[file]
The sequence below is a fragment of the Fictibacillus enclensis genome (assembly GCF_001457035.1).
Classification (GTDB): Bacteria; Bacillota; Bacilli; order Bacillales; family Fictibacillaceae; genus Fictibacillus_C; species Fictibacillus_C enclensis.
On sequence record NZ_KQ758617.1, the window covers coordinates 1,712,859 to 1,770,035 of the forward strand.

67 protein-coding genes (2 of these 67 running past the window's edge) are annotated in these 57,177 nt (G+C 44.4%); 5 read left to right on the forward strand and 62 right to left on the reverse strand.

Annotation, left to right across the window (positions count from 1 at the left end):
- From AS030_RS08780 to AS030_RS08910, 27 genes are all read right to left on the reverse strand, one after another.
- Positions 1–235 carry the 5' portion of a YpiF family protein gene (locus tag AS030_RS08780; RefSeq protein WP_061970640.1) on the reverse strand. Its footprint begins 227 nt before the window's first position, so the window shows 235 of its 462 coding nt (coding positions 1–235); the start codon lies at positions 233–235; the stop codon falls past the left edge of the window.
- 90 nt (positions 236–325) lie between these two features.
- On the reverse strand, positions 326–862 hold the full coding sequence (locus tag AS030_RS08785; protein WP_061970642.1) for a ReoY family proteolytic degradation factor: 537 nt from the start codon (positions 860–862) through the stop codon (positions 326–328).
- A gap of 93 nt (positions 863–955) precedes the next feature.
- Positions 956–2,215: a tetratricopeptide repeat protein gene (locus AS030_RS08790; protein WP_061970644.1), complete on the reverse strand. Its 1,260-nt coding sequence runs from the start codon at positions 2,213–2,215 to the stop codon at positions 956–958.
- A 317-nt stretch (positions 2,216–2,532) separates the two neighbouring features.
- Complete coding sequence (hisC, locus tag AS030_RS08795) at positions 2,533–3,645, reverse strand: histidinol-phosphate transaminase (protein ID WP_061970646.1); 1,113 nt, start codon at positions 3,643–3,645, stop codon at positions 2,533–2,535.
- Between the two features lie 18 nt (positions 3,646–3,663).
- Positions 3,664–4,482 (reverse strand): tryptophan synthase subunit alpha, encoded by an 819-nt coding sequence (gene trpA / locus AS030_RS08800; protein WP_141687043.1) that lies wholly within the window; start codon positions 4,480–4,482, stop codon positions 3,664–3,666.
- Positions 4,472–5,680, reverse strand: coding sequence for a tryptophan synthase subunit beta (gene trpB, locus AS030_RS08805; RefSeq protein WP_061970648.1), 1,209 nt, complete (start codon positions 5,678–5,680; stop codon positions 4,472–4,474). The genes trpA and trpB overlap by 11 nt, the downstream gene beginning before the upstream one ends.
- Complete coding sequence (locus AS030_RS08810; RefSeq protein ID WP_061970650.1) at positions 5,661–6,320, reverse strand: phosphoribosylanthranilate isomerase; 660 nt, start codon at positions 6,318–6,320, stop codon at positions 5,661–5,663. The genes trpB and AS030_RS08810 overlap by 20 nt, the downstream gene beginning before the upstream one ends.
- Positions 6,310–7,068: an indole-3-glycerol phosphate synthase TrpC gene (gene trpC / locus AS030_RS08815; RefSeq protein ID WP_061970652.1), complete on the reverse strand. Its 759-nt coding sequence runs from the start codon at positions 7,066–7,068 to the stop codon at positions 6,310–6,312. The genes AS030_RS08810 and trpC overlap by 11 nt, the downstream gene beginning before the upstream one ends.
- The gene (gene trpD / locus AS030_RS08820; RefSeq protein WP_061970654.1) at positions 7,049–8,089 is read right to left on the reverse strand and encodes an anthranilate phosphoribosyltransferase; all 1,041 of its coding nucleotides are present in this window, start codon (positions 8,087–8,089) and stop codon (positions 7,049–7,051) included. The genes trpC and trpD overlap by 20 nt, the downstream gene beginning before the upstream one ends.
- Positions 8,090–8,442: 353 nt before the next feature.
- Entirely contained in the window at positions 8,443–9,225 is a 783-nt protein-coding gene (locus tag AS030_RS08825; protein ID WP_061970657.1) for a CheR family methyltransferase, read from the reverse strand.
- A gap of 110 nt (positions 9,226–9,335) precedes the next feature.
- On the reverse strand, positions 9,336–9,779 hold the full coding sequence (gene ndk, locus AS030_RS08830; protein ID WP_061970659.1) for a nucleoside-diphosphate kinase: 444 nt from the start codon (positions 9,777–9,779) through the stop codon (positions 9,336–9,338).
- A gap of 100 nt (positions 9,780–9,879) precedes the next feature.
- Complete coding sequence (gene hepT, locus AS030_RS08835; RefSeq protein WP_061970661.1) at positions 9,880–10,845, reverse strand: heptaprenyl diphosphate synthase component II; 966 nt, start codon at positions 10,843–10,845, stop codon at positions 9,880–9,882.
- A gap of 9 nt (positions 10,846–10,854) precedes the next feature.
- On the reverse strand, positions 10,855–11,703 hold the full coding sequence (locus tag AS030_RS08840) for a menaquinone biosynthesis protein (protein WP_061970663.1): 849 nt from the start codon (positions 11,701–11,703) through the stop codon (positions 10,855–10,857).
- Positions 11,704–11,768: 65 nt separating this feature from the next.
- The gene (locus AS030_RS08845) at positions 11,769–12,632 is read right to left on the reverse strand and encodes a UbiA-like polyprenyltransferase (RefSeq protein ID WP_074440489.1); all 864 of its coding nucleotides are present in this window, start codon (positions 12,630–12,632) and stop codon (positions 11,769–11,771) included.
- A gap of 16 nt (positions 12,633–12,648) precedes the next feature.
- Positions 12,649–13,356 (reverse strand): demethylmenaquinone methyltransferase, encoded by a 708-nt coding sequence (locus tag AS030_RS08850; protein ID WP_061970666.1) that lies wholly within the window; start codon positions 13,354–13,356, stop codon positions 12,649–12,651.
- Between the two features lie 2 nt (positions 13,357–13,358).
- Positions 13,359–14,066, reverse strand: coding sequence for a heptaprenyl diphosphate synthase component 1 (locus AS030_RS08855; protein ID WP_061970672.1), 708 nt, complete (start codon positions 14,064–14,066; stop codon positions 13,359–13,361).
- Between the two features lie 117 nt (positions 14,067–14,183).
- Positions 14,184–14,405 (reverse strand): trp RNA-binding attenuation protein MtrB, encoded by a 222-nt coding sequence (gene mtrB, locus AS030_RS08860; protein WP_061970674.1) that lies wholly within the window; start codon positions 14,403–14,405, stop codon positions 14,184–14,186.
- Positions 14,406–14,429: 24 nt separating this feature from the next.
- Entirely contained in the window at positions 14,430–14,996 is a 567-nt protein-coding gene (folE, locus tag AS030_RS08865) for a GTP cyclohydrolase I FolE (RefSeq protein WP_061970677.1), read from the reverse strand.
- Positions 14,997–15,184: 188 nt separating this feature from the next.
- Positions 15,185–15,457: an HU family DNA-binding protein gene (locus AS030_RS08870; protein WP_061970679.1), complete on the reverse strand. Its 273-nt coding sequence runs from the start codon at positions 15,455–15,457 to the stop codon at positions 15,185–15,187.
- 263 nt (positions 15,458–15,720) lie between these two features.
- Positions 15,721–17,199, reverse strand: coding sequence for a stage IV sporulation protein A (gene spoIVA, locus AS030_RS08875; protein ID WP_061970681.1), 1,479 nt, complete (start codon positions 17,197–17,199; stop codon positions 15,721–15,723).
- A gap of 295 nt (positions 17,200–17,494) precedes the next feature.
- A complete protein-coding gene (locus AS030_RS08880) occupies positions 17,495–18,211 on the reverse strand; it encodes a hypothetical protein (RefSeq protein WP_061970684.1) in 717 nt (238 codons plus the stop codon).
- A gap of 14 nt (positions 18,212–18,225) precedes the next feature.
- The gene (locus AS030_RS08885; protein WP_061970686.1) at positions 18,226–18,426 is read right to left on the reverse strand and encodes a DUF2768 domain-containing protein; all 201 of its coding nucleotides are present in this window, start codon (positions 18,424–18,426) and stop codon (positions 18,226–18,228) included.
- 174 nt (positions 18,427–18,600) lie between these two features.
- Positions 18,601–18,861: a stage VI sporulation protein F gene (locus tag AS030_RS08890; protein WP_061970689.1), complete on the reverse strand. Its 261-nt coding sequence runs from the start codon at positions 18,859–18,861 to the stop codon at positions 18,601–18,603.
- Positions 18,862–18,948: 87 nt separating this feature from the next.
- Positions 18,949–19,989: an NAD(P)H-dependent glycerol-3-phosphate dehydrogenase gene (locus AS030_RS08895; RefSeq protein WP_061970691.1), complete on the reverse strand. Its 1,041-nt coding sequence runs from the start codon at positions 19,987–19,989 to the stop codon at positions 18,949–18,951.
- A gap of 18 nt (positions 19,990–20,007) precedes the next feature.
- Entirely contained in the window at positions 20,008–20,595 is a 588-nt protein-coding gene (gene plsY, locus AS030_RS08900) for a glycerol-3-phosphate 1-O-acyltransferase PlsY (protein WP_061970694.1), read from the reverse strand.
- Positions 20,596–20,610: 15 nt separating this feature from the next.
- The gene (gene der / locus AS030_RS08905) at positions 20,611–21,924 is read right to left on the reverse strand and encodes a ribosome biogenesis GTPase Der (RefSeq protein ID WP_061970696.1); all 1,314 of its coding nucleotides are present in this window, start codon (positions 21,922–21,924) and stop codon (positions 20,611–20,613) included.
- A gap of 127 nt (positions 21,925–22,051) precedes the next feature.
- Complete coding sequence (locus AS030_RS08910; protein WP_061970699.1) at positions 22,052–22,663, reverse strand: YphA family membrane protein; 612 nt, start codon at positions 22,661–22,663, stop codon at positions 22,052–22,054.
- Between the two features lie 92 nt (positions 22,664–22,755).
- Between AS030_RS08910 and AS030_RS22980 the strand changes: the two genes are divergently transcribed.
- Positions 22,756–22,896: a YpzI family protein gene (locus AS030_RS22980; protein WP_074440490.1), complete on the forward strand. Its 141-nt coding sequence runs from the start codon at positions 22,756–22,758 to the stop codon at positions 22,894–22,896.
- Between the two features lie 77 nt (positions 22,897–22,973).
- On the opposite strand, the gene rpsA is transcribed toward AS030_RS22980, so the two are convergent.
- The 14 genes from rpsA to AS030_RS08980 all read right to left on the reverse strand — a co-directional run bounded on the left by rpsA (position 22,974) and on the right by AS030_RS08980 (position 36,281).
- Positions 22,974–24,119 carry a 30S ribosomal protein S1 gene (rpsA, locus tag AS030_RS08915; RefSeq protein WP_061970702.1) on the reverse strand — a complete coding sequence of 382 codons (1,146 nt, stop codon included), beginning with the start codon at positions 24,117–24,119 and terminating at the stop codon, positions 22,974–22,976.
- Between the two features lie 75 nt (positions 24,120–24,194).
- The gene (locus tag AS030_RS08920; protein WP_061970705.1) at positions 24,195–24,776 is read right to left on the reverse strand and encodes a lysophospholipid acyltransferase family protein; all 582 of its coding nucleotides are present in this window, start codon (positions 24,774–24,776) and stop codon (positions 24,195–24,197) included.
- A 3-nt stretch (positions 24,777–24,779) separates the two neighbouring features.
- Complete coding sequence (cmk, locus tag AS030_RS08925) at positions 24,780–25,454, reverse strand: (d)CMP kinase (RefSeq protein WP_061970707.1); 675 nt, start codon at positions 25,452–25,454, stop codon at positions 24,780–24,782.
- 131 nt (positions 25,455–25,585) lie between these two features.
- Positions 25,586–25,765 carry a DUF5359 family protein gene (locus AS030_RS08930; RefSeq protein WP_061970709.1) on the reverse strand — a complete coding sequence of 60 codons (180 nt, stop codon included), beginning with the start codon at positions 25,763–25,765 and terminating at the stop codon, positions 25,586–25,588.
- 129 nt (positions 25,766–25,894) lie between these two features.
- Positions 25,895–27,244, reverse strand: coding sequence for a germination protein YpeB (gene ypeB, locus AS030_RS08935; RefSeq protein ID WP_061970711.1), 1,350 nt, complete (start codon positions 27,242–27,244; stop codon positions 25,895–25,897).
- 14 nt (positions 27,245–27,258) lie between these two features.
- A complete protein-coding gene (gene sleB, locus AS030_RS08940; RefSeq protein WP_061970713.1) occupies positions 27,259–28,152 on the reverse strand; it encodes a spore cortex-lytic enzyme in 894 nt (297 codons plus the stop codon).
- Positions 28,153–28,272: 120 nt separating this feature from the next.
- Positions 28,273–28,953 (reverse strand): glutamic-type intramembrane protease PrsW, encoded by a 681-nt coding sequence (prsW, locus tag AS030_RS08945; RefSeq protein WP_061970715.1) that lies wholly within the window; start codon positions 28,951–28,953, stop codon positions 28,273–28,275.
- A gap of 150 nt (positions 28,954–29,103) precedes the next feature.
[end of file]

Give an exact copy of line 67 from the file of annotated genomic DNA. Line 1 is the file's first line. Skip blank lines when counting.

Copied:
- 131 nt (positions 25,455–25,585) lie between these two features.